The scientific quotes on human embryology herein are taken directly from the following internationally recognized human embryology textbooks in concert with the Carnegie Stages and the international nomenclature on human embryology: Ronan O'Rahilly and Fabiola Muller, Human Embryology & Teratology (New York: Wiley-Liss, 2001): "In preparing this book, the authors have made full use of the [Carnegie Embryological] Collection and of the various published studies, whether by themselves or by others, based on what George W. Corner felicitously termed that 'Bureau of Standards.'" ... "Serious work in human embryology now depends on staging and the internationally accepted system of Carnegie embryonic stages (a term introduced by the senior author) has been adopted throughout. ... A scheme of embryonic stages can be found on the inside front cover of this book. These developmental stages are indicated by superscripts throughout this book, thereby avoiding interruptions in the flow of the text." (p. ix)

Ibid, O'Rahilly and Muller (1994): "Wilhelm His, Senior (1831-1904), the founder of human embryology [Fig. 1-1]. ... [H]uman embryology is scarcely more than one hundred years old. The first to study the human embryo systematically was Wilhelm His, Senior, who established the basis of reconstruction, i.e., the assembling of three-dimensional form from microscopic sections. His, who has been called the 'Vesalium of human embryology,' published his three-volume masterpiece Anatomie menschlicher Embryonen in 1880-85 [His, Vogel, Leipzig]. In it the human embryo was studied as a whole for the first time. ... A detailed Handbook of Human Embryology by Keibel and Mall appeared in 1910-12. Franklin P. Mall, who studied under His, established the Carnegie Embryological Collection in Baltimore and was the first person to stage human embryos (in 1914). Mall's collection soon became the most important repository of human embryos in the world and has ever since served as a 'Bureau of Standards'. Mall's successor, George L. Streeter, laid down the basis of the currently used staging system for human embryos (1942-48), which was completed by O'Rahilly (1973) and revised by O'Rahilly and Muller (1987)." (p. 3) For more historical information on the development of these international standards, see, e.g., article on Wilhelm Hiss, at: http://www.whonamedit.com/doctor.cfm/2606.html.

See also human embryology textbooks by: Keith Moore and T. V. N. Persaud, The Developing Human: Clinically Oriented Embryology (6th ed. only) (Philadelphia: W.B. Saunders Company, 1998; see also 7th ed.): "Schleiden and Schwann were responsible for great advances being made in embryology when they formulated the cell theory in 1839. This concept stated that the body is composed of cells and cell products. The cell theory soon led to the realization that the embryo developed from a single cell, the zygote, which underwent many cell divisions as the tissues and organs formed." (p. 12) See also: Bruce M. Carlson, Human Embryology and Developmental Biology (St. Louis, MO: Mosby, 1994); also, Carlson, ibid., (2nd ed., 1999); William Larsen, Human Embryology (2nd ed.) (New York: Churchill Livingstone, 1997); also, Larsen, Essentials of Human Embryology (New York: Churchill Livingstone, 1998). [Back]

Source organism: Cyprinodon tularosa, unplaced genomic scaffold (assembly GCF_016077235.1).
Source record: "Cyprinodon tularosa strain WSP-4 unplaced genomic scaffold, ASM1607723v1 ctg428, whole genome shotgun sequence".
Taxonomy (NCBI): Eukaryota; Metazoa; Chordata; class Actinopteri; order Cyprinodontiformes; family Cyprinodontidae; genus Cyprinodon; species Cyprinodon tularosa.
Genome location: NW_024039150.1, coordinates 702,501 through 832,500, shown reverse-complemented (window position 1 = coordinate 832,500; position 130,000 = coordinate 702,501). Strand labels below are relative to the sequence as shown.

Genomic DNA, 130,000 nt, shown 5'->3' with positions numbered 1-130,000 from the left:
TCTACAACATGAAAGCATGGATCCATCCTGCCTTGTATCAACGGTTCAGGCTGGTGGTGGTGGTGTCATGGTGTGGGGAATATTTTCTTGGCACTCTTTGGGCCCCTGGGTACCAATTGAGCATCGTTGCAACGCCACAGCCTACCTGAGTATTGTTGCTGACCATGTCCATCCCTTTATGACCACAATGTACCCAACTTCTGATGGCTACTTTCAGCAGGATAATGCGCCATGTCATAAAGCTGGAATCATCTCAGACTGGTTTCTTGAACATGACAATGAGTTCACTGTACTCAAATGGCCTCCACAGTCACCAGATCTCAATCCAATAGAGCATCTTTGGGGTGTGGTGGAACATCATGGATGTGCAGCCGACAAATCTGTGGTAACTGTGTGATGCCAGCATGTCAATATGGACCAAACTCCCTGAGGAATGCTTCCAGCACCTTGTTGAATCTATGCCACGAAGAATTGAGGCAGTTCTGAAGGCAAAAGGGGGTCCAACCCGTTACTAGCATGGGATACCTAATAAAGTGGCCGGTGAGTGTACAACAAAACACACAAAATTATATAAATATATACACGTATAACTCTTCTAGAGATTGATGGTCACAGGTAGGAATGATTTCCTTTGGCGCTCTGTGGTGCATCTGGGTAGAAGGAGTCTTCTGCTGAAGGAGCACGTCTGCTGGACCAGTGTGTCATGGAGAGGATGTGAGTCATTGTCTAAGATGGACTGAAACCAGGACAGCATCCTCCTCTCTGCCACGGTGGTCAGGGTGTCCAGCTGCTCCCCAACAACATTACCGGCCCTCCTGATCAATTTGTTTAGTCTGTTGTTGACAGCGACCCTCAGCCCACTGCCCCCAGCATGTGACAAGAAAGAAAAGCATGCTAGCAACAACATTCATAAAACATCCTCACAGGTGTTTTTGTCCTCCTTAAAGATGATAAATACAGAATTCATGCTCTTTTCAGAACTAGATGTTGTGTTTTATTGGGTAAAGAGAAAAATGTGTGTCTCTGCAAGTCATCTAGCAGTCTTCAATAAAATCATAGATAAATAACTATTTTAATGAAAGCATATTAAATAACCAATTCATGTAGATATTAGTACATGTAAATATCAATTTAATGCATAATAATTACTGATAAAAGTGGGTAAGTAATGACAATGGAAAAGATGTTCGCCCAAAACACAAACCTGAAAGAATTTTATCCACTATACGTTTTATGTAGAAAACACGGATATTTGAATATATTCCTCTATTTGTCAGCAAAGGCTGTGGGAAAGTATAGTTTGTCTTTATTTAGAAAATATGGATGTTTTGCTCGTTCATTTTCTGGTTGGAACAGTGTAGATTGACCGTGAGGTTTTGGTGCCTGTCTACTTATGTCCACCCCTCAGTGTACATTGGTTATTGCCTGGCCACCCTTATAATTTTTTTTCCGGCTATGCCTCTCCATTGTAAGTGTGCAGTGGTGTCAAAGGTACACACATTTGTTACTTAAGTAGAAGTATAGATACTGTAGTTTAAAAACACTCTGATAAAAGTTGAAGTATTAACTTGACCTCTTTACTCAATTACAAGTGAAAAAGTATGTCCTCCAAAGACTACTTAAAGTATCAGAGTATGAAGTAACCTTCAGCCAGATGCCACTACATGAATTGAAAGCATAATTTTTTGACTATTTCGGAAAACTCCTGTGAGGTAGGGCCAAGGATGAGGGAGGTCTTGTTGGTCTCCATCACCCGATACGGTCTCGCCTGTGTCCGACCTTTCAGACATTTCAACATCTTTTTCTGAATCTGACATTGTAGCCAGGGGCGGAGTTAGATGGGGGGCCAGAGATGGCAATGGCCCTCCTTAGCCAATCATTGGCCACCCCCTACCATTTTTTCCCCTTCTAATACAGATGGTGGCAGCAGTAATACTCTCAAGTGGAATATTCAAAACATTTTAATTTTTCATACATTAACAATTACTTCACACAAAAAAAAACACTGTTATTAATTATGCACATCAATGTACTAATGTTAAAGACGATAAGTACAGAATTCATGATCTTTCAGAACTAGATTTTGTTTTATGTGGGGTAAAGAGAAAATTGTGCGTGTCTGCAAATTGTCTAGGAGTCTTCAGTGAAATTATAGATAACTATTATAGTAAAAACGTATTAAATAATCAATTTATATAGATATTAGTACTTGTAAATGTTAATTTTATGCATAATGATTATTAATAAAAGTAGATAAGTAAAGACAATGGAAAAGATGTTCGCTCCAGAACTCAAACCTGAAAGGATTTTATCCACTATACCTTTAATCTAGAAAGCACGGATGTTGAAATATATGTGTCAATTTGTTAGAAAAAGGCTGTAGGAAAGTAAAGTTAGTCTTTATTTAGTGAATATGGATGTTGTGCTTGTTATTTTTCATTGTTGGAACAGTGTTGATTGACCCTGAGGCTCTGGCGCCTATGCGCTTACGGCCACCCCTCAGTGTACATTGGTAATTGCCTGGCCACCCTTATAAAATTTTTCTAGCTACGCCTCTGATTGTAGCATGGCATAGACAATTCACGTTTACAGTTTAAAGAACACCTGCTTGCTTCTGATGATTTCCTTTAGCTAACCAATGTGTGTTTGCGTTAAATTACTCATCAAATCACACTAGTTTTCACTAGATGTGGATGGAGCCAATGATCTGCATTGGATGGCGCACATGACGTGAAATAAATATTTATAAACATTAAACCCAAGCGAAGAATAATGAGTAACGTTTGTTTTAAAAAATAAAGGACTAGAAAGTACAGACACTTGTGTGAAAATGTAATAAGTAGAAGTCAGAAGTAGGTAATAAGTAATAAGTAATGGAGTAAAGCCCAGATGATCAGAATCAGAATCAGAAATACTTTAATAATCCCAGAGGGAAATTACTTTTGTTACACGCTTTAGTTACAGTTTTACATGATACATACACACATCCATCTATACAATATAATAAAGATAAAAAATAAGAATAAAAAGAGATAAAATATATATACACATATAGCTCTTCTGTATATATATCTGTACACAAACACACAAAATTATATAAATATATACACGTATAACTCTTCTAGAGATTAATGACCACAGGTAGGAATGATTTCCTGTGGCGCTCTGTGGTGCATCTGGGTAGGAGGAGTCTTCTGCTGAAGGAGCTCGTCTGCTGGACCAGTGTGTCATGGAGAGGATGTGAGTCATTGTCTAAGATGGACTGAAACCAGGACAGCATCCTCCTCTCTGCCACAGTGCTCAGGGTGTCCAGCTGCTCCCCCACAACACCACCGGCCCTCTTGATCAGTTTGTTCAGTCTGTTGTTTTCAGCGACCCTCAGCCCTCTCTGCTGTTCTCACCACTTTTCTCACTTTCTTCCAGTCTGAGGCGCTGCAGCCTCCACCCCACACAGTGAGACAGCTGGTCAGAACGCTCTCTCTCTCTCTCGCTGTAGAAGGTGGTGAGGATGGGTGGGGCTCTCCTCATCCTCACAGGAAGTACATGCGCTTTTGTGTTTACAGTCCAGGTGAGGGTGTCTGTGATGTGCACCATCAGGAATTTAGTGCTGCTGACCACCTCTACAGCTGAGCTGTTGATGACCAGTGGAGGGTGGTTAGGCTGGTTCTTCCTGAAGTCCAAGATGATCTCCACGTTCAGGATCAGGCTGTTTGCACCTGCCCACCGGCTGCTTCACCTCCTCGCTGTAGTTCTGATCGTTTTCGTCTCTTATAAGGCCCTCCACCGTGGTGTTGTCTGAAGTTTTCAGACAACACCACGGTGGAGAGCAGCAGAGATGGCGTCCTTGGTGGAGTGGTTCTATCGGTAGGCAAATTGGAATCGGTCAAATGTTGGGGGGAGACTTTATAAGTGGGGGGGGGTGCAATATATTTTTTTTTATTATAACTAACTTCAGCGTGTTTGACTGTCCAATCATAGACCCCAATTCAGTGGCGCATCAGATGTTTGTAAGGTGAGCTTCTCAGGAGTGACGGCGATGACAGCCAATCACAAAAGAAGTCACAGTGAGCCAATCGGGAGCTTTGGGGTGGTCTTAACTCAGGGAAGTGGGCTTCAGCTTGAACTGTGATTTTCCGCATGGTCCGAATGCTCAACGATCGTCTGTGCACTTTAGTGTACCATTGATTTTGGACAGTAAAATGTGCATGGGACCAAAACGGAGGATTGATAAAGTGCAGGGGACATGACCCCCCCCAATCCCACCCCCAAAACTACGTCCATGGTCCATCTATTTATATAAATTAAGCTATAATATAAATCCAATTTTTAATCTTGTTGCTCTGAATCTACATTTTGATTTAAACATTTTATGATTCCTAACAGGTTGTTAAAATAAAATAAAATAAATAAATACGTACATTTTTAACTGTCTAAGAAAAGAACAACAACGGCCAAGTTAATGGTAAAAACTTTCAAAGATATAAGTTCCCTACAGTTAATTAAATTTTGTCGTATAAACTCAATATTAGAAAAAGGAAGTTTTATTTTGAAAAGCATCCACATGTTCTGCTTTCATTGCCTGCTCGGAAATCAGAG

25  E.g., In sexual human reproduction: "Although life is a continuous process, fertilization ... is a critical landmark because, under ordinary circumstances, a new, genetically distinct human organism is formed when the chromosomes of the male and female pronuclei blend in the oocyte." [Ronan O'Rahilly and Fabiola Muller, Human Embryology & Teratology (New York: Wiley-Liss, 2001), p. 31] (emphases added). In a-sexual human reproduction: "A form of animal cloning can also occur as a result of artificial manipulation to bring about a type of asexual human reproduction ... Wilmut et al (1997) reported successful cloning of an adult sheep. For the first time an adult nucleus had been reprogrammed to become totipotent once more, just like the genetic material in the fertilized oocyte from which the donor cell had ultimately developed." [Tom Strachan and Andrew P. Read, Human Molecular Genetics 2 (New York: John Wiley & Sons, Inc, 1999), pp. 508-509]. (emphases added) And of course, a "fertilized oocyte" IS a new single-cell human being, a single-cell embryo/organism: "The expression 'fertilized ovum' refers to a secondary oocyte that is impregnated by a sperm; when fertilization is complete, the oocyte becomes a zygote." (p. 2), ... Human development begins when an oocyte is fertilized." [Moore and Persaud (1998), p. 34]. "The zygote is characteristic of the last phase of fertilization and is a unicellular embryo." [O'Rahilly and Muller (2001), p. 19]. "In this text, we begin our description of the developing human with the formation and differentiation of the male and female sex cells or gametes, which will unite at fertilization to initiate the embryonic development of a new individual. [Larsen (1997), p. 17]. (emphases added)